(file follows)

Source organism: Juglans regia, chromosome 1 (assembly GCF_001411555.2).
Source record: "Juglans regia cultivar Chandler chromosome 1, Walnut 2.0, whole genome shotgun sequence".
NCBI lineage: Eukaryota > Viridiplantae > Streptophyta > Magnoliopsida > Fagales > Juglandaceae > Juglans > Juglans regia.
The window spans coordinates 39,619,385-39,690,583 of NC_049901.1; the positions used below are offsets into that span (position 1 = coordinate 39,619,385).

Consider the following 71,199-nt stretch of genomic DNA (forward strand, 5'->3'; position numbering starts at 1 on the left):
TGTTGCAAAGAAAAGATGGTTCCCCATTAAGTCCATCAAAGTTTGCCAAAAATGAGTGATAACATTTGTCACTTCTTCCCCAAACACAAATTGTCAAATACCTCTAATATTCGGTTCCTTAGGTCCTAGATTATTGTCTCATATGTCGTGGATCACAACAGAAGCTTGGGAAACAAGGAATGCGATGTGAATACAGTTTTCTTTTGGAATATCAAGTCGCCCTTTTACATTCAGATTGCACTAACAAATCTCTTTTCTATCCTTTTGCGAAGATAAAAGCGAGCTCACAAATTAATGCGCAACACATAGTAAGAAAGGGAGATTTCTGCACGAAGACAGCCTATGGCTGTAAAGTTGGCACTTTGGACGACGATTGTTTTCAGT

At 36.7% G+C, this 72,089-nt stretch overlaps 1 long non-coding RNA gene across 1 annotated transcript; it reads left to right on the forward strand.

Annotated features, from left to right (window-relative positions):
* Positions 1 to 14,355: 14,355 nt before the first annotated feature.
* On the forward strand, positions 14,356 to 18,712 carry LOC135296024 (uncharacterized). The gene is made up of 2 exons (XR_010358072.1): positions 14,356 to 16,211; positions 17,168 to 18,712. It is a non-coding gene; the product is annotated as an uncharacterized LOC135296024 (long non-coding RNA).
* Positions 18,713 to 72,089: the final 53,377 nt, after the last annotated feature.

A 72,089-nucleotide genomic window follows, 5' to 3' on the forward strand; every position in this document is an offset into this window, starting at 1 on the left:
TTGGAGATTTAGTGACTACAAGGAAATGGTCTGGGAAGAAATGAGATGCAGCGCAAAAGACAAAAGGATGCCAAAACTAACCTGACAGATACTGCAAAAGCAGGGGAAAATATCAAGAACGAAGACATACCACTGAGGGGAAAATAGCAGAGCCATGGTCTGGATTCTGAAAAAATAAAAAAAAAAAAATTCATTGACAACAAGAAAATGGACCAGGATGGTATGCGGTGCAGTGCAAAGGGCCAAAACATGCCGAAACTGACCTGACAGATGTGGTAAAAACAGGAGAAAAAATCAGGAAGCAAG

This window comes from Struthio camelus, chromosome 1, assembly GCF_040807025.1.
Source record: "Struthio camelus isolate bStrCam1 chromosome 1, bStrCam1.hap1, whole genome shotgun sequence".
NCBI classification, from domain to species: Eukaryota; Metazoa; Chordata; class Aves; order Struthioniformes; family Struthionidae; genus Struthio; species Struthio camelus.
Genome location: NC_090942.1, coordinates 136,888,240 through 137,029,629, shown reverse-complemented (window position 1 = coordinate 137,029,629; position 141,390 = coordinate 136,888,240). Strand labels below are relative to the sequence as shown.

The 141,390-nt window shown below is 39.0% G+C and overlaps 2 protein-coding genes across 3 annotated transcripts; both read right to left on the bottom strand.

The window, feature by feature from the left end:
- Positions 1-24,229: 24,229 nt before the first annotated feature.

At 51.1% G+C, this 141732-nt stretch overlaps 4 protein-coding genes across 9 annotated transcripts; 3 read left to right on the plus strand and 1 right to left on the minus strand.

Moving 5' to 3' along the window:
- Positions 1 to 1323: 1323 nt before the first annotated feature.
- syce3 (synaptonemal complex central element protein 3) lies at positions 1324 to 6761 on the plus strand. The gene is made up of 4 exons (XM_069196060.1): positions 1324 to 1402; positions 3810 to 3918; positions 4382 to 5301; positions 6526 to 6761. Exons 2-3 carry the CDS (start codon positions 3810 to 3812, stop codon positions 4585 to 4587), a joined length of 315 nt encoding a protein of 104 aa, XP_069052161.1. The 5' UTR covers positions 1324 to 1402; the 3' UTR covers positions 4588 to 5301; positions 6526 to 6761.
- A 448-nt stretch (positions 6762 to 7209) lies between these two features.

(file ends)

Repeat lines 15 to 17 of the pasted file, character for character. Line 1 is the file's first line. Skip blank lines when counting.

Source record: "Struthio camelus isolate bStrCam1 chromosome 1, bStrCam1.hap1, whole genome shotgun sequence".
NCBI classification, from domain to species: Eukaryota; Metazoa; Chordata; class Aves; order Struthioniformes; family Struthionidae; genus Struthio; species Struthio camelus.
Genome location: NC_090942.1, coordinates 136,888,240 through 137,029,629, shown reverse-complemented (window position 1 = coordinate 137,029,629; position 141,390 = coordinate 136,888,240). Strand labels below are relative to the sequence as shown.